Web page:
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From the Trade Paperback edition.
“An unusually beautiful and heartbreaking book.” –Detroit Free Press
“Brookner’s wit glows like a kind of background radiation that charges everything here. . . . She has never been more clearsighted, more compellingly brilliant.” –The Christian Science Monitor
“A wise story about competing impulses and the trade-offs we make to accommodate them.” –The Atlanta Journal-Constitution
From the Trade Paperback edition.
Posted October 27, 2003
The first three chapters of The Bay of Angels point to one reason why a New York Times book reviewer suggests that Henry James would approve of Anita Brookner. The voice of the central character, Zoë, evokes an Austenian shadow. Surface comparisons are deceiving. Chapter 4 replaces the Austenian voice with existentialist tones in allusions to Camus¿ The Stranger. In the final chapter, the climate and voice assume the mask of the final chapter of Brontë¿s Jane Eyre with a sublime twist. The changes in voice are clues to the subtext breezing through the pages of Zoë¿s life. Under the guise of good manners and restraint, Zoë quietly demonstrates the search for value by a generation of women coming of age in the ambiguous space between the Sixties¿ and the Techno generations. In existential voice, the narrative swirls about a central hub: Zoë¿s journey toward understanding death and achieving self-validation. The reader has access to only an approximation of time: Zoë¿s parents romanced in the 50¿s, and Zoë comes of age in the 80¿s. She realizes her adult self into being through experiential opposition of the Same as the still living (herself and the present), against the Other as the dead (her mother and the past). Along the way from child to adult, she blends the magical thinking inherited from her mother¿s generation of women with the revolutionary thinking of the 60¿s women¿s movement. Zoë doesn¿t worship gods or men, although she mimes both in voice and in story (especially in allusions to Dickens). Her patriarchal legacy, bestowed by the ¿gods of antiquity,¿ is discarded along with shadowy memories of her dead father. Stepfather Simon, apropos of the treatment of women by men of his generation, provides without inspiring, keeping his hands firmly on the reigns while promising freedom. Adam, Zoë¿s first important lover, is sketched as an exemplar of the men from her own generation: unable to commit, focused on material gain, and blessed with success by the patriarchal ancestors. Antoine at first refuses to acknowledge her individuality: Zoë¿s generation has been alternately attached to the end-years of the Baby Boom or added to the first years of the Baby Bust by culturists, while not really fitting in either generation; but, he eventually accepts Zoë on her terms. The ¿common currency¿ of the generations is the human sacrifice made in the name of progress. Zoë realizes the personal price extracted to have a ¿flat of one¿s own¿ may be too high. She gradually overcomes the guilt of magically thinking her mother to death; accepts, but does not surrender to the fiction of a homecoming for her generation of women; and, comes to terms with the power of negation in a patriarchal society perpetuating the fiction of a ¿right true end¿ for women. Independence for Zoë¿s generation of women requires an ¿act of faith¿ in the power of the Sun God (Why God? Still ambiguous after 200 pages?) to warm the spirit of the individual woman whose worth continues to be negated by a frozen society. Brookner gobbles up The Stranger and spits him out morphed into her own voice to create an Orlando all her own.Was this review helpful? Yes NoThank you for your feedback. Report this reviewThank you, this review has been flagged.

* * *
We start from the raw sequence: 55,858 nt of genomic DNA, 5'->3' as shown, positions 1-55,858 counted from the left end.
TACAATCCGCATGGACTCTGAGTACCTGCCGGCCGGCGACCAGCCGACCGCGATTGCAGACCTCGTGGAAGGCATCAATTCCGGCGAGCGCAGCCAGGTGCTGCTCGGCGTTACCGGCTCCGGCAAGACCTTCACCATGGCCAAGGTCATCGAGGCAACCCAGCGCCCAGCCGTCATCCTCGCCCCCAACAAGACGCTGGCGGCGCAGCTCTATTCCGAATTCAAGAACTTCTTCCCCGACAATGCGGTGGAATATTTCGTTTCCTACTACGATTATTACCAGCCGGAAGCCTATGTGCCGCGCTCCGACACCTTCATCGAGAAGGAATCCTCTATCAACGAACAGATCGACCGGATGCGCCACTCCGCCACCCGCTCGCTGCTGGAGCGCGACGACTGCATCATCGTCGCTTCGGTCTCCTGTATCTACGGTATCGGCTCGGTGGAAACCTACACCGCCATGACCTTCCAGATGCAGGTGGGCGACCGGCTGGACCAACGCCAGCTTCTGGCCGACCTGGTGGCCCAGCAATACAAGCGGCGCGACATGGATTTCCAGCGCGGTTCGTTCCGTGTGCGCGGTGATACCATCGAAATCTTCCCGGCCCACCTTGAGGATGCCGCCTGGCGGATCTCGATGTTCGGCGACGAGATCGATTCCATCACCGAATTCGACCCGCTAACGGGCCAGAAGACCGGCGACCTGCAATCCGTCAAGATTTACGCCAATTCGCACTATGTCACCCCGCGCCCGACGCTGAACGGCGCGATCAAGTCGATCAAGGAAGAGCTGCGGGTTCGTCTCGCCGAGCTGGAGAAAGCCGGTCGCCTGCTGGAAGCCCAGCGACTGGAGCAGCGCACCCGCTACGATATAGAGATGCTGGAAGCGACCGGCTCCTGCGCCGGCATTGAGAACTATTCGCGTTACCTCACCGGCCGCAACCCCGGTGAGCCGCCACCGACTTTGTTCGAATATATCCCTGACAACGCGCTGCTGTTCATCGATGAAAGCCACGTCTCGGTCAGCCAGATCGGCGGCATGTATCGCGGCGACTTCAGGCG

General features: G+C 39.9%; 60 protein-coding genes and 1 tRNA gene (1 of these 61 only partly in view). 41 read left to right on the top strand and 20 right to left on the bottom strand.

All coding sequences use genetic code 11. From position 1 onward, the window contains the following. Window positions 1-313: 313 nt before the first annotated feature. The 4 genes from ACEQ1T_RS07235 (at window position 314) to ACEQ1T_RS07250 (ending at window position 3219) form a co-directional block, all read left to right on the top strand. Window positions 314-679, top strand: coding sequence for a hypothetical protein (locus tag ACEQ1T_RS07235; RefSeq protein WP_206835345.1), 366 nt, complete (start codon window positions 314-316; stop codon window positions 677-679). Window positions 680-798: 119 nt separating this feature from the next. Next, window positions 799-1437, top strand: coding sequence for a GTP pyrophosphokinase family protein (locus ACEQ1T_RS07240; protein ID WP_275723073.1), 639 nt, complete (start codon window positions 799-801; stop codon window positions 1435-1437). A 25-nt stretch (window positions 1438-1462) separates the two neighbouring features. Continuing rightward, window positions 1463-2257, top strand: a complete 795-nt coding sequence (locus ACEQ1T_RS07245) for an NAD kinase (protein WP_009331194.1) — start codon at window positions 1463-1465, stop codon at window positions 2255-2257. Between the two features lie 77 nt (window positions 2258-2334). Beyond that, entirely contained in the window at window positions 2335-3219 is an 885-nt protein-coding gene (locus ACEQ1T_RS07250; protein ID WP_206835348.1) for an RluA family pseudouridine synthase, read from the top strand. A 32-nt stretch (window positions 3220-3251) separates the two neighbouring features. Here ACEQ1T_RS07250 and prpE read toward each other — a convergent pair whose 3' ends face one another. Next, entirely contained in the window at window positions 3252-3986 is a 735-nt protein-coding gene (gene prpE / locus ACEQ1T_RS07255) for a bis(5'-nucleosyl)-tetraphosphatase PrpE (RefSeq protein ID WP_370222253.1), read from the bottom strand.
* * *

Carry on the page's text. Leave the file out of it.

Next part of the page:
Posted May 6, 2002
After a pair of slightly underpar novels, Anita Brookner easily reclaims her place as the best living writer in the English language. In 'BAY OF ANGELS' she weaves a tale of a young English woman who finds her mother involved with a seemingly interesting and worldly older man. Her mother marries and moves to NICE on the French Riviera. But just as the man's facade is lifting, the stepfather suddenly dies and the young woman is on a zig-zag between her life and job in London and caring for her institutionalized mother in Nice. Meanwhile, her personal life is on a virtual hold while responsibilities are met. As is her mainstay, BROOKNER offers incredible insight into the lives of those people who seem to be ordinary, and she is without compromise in refusing to glamourize or fast-track their lives with (false) easy answers. Discovering ANITA BROOKNER is a blessing and a curse. She either involves the reader totally in a sort of actionless page-turning frenzy, or she's dismissed by other readers who'd really perfer another John Grisham re-hash instead of reading a level-headed book.
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Posted December 26, 2009
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